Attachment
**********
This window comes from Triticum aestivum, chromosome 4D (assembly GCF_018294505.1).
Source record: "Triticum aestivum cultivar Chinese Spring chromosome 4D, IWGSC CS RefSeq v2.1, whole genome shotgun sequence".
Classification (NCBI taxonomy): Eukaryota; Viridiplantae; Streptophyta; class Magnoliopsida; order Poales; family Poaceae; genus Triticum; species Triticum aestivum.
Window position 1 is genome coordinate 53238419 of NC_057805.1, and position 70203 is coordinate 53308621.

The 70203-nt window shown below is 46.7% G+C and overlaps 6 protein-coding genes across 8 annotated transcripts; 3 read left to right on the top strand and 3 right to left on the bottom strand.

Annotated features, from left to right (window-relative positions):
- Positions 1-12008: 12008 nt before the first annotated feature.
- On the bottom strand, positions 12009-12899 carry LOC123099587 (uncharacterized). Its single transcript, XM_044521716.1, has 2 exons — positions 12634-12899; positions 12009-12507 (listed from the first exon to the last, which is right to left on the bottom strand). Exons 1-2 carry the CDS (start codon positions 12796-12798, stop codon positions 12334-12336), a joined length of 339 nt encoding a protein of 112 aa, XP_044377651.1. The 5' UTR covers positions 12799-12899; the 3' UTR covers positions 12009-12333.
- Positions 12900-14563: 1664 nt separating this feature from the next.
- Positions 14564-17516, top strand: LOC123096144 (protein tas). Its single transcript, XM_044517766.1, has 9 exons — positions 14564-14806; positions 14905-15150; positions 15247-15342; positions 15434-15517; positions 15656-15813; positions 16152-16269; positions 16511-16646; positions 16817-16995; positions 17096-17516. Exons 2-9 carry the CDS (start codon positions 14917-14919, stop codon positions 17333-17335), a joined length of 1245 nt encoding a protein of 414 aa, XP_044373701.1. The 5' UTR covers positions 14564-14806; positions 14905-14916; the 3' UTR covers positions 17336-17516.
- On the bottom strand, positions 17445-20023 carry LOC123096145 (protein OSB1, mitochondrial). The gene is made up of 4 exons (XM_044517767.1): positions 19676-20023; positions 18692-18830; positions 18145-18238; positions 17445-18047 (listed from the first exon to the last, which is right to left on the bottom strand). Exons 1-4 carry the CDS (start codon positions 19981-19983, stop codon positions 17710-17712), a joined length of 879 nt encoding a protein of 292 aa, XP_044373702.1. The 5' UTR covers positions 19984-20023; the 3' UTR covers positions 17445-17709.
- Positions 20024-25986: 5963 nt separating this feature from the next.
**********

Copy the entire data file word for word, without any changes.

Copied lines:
This window comes from Triticum aestivum, chromosome 4D (assembly GCF_018294505.1).
Source record: "Triticum aestivum cultivar Chinese Spring chromosome 4D, IWGSC CS RefSeq v2.1, whole genome shotgun sequence".
Classification (NCBI taxonomy): Eukaryota; Viridiplantae; Streptophyta; class Magnoliopsida; order Poales; family Poaceae; genus Triticum; species Triticum aestivum.
Window position 1 is genome coordinate 53238419 of NC_057805.1, and position 70203 is coordinate 53308621.

The 70203-nt window shown below is 46.7% G+C and overlaps 6 protein-coding genes across 8 annotated transcripts; 3 read left to right on the top strand and 3 right to left on the bottom strand.

Annotated features, from left to right (window-relative positions):
- Positions 1-12008: 12008 nt before the first annotated feature.
- On the bottom strand, positions 12009-12899 carry LOC123099587 (uncharacterized). Its single transcript, XM_044521716.1, has 2 exons — positions 12634-12899; positions 12009-12507 (listed from the first exon to the last, which is right to left on the bottom strand). Exons 1-2 carry the CDS (start codon positions 12796-12798, stop codon positions 12334-12336), a joined length of 339 nt encoding a protein of 112 aa, XP_044377651.1. The 5' UTR covers positions 12799-12899; the 3' UTR covers positions 12009-12333.
- Positions 12900-14563: 1664 nt separating this feature from the next.
- Positions 14564-17516, top strand: LOC123096144 (protein tas). Its single transcript, XM_044517766.1, has 9 exons — positions 14564-14806; positions 14905-15150; positions 15247-15342; positions 15434-15517; positions 15656-15813; positions 16152-16269; positions 16511-16646; positions 16817-16995; positions 17096-17516. Exons 2-9 carry the CDS (start codon positions 14917-14919, stop codon positions 17333-17335), a joined length of 1245 nt encoding a protein of 414 aa, XP_044373701.1. The 5' UTR covers positions 14564-14806; positions 14905-14916; the 3' UTR covers positions 17336-17516.
- On the bottom strand, positions 17445-20023 carry LOC123096145 (protein OSB1, mitochondrial). The gene is made up of 4 exons (XM_044517767.1): positions 19676-20023; positions 18692-18830; positions 18145-18238; positions 17445-18047 (listed from the first exon to the last, which is right to left on the bottom strand). Exons 1-4 carry the CDS (start codon positions 19981-19983, stop codon positions 17710-17712), a joined length of 879 nt encoding a protein of 292 aa, XP_044373702.1. The 5' UTR covers positions 19984-20023; the 3' UTR covers positions 17445-17709.
- Positions 20024-25986: 5963 nt separating this feature from the next.